The following poem was passed on to me by a chaplain at Gosnold at Cataumet on Cape Cod in Massachusetts where she is engaged with spirituality work with the inpatient drug and alcohol rehab folks. The young man who shared it was willing to have it passed on to bless others.
Out on the bog this morning
A group of deer ate cranberries, I guess.
I stood watching, sucking down menthol
And nicotine as the day found 2nd gear
One was a fawn.
Either one of the others was its mother,
Or else she was gone.
Either way, she must have spent the winter
Starving, getting by on bark and mosses,
Licking salt from afterstorm roadsides,
Digging down through snowbanks as tall as herself
To get at tiny, splintering roots,
Anything to keep the tiny thing inside her
Alive until spring.
My story’s not much different
My past is a dirty windowsill, where old failures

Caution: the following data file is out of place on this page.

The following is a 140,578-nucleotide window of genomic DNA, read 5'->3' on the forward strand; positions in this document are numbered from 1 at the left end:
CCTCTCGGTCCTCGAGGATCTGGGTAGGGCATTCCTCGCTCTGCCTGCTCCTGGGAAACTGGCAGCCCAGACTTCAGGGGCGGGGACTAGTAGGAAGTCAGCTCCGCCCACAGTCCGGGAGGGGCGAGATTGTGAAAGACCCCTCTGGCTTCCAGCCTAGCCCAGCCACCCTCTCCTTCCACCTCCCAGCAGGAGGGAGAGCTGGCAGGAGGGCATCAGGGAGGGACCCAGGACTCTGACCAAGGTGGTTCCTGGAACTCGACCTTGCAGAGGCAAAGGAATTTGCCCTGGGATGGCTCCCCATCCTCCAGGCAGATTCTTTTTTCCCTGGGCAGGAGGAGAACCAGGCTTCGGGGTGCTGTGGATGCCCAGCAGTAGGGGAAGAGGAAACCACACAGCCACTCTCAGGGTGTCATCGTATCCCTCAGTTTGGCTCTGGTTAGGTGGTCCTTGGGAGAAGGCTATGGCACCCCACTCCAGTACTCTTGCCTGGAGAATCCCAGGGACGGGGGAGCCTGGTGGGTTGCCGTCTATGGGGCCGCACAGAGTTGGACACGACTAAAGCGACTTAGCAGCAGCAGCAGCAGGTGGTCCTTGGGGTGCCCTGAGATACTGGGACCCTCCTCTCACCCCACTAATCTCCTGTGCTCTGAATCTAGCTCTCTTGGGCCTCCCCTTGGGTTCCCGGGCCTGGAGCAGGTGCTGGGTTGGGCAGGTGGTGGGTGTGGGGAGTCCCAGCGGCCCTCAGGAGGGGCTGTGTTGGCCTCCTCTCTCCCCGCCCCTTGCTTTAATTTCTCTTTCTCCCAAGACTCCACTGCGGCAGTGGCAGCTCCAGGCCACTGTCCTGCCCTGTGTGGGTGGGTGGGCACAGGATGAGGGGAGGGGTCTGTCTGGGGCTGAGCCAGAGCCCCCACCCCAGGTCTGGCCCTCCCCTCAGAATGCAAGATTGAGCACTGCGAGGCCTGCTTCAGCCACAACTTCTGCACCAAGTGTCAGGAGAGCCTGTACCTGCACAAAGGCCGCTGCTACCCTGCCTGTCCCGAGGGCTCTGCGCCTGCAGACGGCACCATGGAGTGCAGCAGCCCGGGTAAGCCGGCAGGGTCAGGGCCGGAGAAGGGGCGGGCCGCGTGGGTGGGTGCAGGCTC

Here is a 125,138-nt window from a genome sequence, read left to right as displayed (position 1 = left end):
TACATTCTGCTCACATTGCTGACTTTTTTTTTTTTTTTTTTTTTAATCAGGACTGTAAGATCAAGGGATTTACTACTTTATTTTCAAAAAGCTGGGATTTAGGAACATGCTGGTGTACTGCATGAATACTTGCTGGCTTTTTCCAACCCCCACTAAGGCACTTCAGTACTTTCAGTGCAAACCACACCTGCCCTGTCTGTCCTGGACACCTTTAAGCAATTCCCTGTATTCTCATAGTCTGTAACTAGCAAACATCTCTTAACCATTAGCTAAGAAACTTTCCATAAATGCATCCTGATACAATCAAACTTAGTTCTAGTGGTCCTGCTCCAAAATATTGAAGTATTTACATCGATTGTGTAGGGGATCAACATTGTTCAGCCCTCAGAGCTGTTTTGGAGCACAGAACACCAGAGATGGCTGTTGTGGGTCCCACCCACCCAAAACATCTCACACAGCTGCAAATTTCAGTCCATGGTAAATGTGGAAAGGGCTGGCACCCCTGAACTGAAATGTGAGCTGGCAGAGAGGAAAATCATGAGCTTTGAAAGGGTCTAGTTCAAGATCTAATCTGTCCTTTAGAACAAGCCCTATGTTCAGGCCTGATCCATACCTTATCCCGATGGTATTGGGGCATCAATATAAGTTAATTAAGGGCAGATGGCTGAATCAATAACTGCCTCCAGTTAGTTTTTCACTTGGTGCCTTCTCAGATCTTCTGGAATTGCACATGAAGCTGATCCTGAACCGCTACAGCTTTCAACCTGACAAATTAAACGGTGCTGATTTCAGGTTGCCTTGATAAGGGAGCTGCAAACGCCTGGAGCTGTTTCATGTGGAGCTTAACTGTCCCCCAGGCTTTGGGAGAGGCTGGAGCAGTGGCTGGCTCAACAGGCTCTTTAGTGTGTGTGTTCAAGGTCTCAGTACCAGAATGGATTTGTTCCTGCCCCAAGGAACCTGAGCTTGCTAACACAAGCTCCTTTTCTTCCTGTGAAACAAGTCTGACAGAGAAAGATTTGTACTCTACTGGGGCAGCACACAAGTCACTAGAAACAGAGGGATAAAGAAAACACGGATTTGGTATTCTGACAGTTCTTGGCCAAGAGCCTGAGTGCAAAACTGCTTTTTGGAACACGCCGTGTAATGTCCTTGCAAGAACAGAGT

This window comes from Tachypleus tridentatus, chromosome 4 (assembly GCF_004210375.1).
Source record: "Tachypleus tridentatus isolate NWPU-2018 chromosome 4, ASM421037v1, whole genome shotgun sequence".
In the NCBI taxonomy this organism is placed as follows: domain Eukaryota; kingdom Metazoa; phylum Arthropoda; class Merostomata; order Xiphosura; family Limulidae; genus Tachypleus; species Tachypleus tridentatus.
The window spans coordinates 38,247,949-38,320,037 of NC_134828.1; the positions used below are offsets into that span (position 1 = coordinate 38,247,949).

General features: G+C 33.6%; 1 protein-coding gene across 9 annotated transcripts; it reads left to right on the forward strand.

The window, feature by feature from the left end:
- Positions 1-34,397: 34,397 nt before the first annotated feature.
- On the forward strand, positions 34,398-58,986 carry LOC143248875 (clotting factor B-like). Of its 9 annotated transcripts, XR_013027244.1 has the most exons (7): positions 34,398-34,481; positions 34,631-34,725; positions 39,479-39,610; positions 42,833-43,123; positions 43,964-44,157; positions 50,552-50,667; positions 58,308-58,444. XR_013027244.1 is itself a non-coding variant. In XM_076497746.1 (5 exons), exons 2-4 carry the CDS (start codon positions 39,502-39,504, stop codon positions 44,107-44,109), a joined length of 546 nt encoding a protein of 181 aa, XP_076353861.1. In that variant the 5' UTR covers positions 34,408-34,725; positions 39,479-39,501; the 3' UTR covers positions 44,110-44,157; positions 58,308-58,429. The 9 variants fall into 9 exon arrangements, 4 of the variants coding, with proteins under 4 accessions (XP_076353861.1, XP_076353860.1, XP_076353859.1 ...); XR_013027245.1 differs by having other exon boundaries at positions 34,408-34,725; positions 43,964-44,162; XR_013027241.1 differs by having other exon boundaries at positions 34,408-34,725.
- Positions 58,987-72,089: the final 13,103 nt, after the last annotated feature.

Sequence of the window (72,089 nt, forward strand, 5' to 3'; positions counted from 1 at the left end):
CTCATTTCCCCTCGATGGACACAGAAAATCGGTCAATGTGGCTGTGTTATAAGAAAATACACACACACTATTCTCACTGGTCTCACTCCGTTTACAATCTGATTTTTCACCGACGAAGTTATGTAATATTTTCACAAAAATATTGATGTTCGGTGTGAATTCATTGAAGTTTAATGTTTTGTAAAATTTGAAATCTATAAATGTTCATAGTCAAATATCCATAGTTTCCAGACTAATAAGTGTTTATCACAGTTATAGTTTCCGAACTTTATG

And poisonous promises lie scattered
Like desiccated husks of hornets
Who somehow found themselves
Trapped between the rusted screen
And the barely transparent glass
And themselves starved,
Butting their heads against one or the other
Until there was nothing left to do but twitch.
Now all that christless snow is gone
And there is
The promise of new life.
I feel like I’m sunburned and frostbitten.
“What’s the point of calling shots? The cue ain’t straight in line, the cue-ball is made of styrofoam and no one’s keeping time?”
Someone is always
April 26, 2015 (Sean M.)